The outlook for silver as an industrial and precious metal...
BACK IN APRIL this year, we spoke with David Morgan, editor of Silver-Investor.com and The Morgan Report, about the silver market, writes Julian Murdoch at Hard Assets Investor.
Given the metal's role in the green revolution and his thoughts on silver's future, we thought it was time to check back in with the precious metals expert now that silver is up 10% (and gold is up 5%) since we spoke.
It turns out that Mr. Morgan's long-term forecasts have changed little. But in the short term, he thinks we may see something new.
"Going into the fall and into the next year, I expect to see much more strength in the markets, once we get past what I think will be a spike low in the next couple of months," said Mr. Morgan in a phone interview last week.
"I may be wrong on that call," he caveated, "but I'll be writing more about that in The Morgan Report this month."
In the long run, Mr. Morgan expects that once gold breaches the $1,000 level and remains there for several trading days, it will be time to look for the next level in silver.
"I'm expecting to see around the $1,250 to $1,300 level in gold," he said. "Silver may be lagging at that point – somewhere in the $15-$17 range. But once the Gold Price goes through it, it will have a magnet effect for silver. You'll see silver reach the $21 high it experienced last year and move upward."
For Mr. Morgan, silver's key price level is $25 an ounce. "That is the point where I think you're going to see an acceleration in the price of silver, because for all practical purposes, everyone that's held silver and owns it at $25 an oz is going to have it at profit.
"When markets go into a profitable scenario – especially in a thin market like silver – everyone asks the question, 'How high is high?' So you have very few sellers, and they are all holding or buying more. That puts more upward pressure on the metal. I think we're going to get to that scenario sometime in 2010," he said.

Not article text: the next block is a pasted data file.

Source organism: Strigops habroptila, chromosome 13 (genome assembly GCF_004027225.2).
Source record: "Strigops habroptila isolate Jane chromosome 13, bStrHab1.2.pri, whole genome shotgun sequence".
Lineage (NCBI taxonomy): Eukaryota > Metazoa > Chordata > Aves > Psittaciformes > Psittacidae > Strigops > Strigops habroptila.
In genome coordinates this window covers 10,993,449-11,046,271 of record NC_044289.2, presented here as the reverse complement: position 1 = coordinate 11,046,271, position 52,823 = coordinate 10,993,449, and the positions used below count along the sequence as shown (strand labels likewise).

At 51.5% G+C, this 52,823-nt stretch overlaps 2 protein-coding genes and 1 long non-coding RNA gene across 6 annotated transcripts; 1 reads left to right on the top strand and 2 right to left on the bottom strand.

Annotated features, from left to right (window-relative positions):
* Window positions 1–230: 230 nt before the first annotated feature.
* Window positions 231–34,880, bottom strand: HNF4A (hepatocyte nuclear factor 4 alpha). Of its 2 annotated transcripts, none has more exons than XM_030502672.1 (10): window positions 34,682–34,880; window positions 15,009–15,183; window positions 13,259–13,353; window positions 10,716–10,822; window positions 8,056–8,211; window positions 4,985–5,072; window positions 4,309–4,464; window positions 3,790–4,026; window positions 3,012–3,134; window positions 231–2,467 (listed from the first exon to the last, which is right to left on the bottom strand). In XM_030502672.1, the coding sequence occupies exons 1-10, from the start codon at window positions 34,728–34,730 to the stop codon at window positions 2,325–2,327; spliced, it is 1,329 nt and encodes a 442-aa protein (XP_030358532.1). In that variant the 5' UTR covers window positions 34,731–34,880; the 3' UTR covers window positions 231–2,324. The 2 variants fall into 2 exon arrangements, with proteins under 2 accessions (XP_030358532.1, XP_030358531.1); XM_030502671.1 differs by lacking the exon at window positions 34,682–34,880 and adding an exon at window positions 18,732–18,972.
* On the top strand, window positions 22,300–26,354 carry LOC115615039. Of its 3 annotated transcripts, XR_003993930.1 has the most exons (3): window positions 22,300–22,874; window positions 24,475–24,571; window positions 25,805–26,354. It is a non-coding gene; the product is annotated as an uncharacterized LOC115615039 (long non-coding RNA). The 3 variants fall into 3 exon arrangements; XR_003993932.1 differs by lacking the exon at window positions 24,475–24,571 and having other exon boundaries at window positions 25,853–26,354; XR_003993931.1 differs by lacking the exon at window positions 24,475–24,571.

Silver has a dual personality, serving both as a safe haven (like gold) and an industrial metal. Teasing out which drivers are applying the most pressure at any given time can be difficult to analyze – and may be unnecessary.
"Obviously in the severe recession that we're experiencing, industrial demand for silver goes down, and the investment demand may go up, because of the safe haven status," said Mr. Morgan. "I see both pressures coming in over the next couple of quarters."
One important supply factor, he adds, is that 70% of all silver comes out of the ground as a by-product of base metal mining – and base metal miners have been hit hard in the recession. The companies in the S&P GSCI Industrial Metals Index are still struggling to recover the losses they sustained during the financial crisis:
Silver prices, on the other hand, have been able to recover more rapidly, despite mining cutbacks and less silver being pulled out of the ground.
That's because in economic downturns, industrial production drops as well; fewer electronics, optical systems and other silver-centric applications are also manufactured.
"It's sort of a self-correcting mechanism on the industrial side," noted Mr. Morgan. But where industrial demand has slid, investment demand has picked up the slack.
Barclays Capital recently estimated that investment demand for silver (in the form of silver coins and ETF inflows) will grow to 4,850 tonnes this year – almost a 20% increase from 2008. Barclays also forecast a demand decrease to 2,310 tonnes in 2010, as the economy recovers and generates less "safe haven" demand.
But if silver prices take off, as some think they will, that number could change.
Back in April, we also mentioned the possibility of swine flu (the H1N1 virus) impacting copper production – and by extension silver – but so far, the more dire predictions haven't come to pass. The next bugaboo in silver supply is also tied to copper miners, but to their paychecks, not their temperatures.
Copper miners in South Africa, Peru and Chile looking for higher wages have threatened to strike later this year if their demands aren't met. Over 20% of global copper production is at risk, and should the strikes occur, it could have drastic effects on the world's silver supply.
Of course, how this will affect the silver market is unknown: If investor demand drops, as Barclays predicts, then the market should remain well supplied. On the other hand, if silver prices continue to climb as Mr. Morgan forecasts, and more investors want in, then strikes just might be more fuel for the fire.
The one thing we do know is, whichever way silver goes, it's sure to be volatile. So strap in, and get ready for the ride.